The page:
Question 7-8
.. 1 … Some people believe that odors and fragrances affect the body and mind and are capable of healing anxiety, stress, and other sources of disease. Interest in aromatherapy— and the use of aromatherapy products such as lotions and inhalants—continues to boom. Some popular essential oils and their uses in aromatherapy include lavender and chamomile, which are reputed to ease stress and promote sleep. The scent of jasmine will uplift the mood and reduce depression. Orange eases anxiety and depression and promotes creativity. Peppermint has antibacterial and analgesic qualities, eases mental fatigue, and relieves headaches.
.. 2 … However, aromatherapy is not for everyone. For people who suffer from fragrance sensitivity, asthma, or allergies, aromas like perfumes can prompt disabling health problems, including headaches, dizziness, nausea and vomiting, fatigue, difficulty breathing, difficulty concentrating, flu–like symptoms, and anaphylaxis.
Question 9-10
.. 1 … Animal behaviorists believe the orangutan is a cultured ape, able to learn new living habits and to pass them along to the next generation. Some orangutan parents teach their young to use leaves as napkins, while others demonstrate the technique of getting water from a hole by dipping a branch in and then licking the leaves. Orangutans have been observed saying goodnight with the gift of a juicy raspberry. Such social interactions lead researchers to conclude that if orangutans have culture, then the capacity to learn culture is very ancient.
.. 2 … In the evolutionary timeline, orangutans separated from the ancestors of humans many millions of years ago, and they may have had culture before they separated. The discovery of orangutan culture suggests that early primates—including ancestors of humans—might have developed the ability to invent new behaviors, such as tool use, as early as 14 million years ago, approximately 6 million years earlier than once believed.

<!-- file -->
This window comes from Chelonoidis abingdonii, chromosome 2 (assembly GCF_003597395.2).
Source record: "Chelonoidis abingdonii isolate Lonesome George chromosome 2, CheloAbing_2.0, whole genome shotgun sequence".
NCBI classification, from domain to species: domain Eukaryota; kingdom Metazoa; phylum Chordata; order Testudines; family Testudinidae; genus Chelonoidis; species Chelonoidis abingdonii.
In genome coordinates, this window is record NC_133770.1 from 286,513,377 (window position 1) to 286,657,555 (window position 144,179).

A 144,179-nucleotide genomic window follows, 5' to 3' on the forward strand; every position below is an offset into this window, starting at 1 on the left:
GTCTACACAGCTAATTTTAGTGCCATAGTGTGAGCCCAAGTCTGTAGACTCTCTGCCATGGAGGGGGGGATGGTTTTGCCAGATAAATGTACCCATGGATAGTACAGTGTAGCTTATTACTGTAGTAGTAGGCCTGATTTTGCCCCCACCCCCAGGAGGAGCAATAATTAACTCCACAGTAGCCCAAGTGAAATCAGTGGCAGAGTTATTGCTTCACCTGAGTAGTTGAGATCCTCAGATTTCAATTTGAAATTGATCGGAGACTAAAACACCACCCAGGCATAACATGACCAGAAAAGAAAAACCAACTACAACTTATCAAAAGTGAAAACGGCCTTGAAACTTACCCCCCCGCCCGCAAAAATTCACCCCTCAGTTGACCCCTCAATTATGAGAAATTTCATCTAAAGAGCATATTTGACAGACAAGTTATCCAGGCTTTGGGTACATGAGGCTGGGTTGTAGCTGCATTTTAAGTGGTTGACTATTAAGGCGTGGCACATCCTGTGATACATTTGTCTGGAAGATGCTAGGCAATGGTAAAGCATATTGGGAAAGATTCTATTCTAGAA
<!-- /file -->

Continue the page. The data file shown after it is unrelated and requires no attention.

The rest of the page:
1.5 B

Questions 1-2
.. 1 … In the early nineteenth century, most of the Europeans who immigrated to the United States were from northern and western European countries such as England, Germany, France, and Sweden. However, most of the fifteen million Europeans arriving between 1890 and 1914 came from southern and eastern Europe, with the largest numbers coming from Russia, Italy, Greece, Austria–Hungary, and Armenia.
.. 2 … A similar pattern occurred in Canada, where most immigrants were traditionally from England and the United States. After 1890, an increasing number came from eastern Europe, particularly Russia and Ukraine. Many of these headed for the Prairie Provinces. The Doukhobors, a pacifist sect from southern Russia, established communal settlements in Saskatchewan. Together with other immigrants, they arrived in such numbers that in the
two decades between the completion of the main railroad network and the outbreak of war in 1914, the population of the prairies had increased from about 150,000 to 1.5 million.
Questions 3-6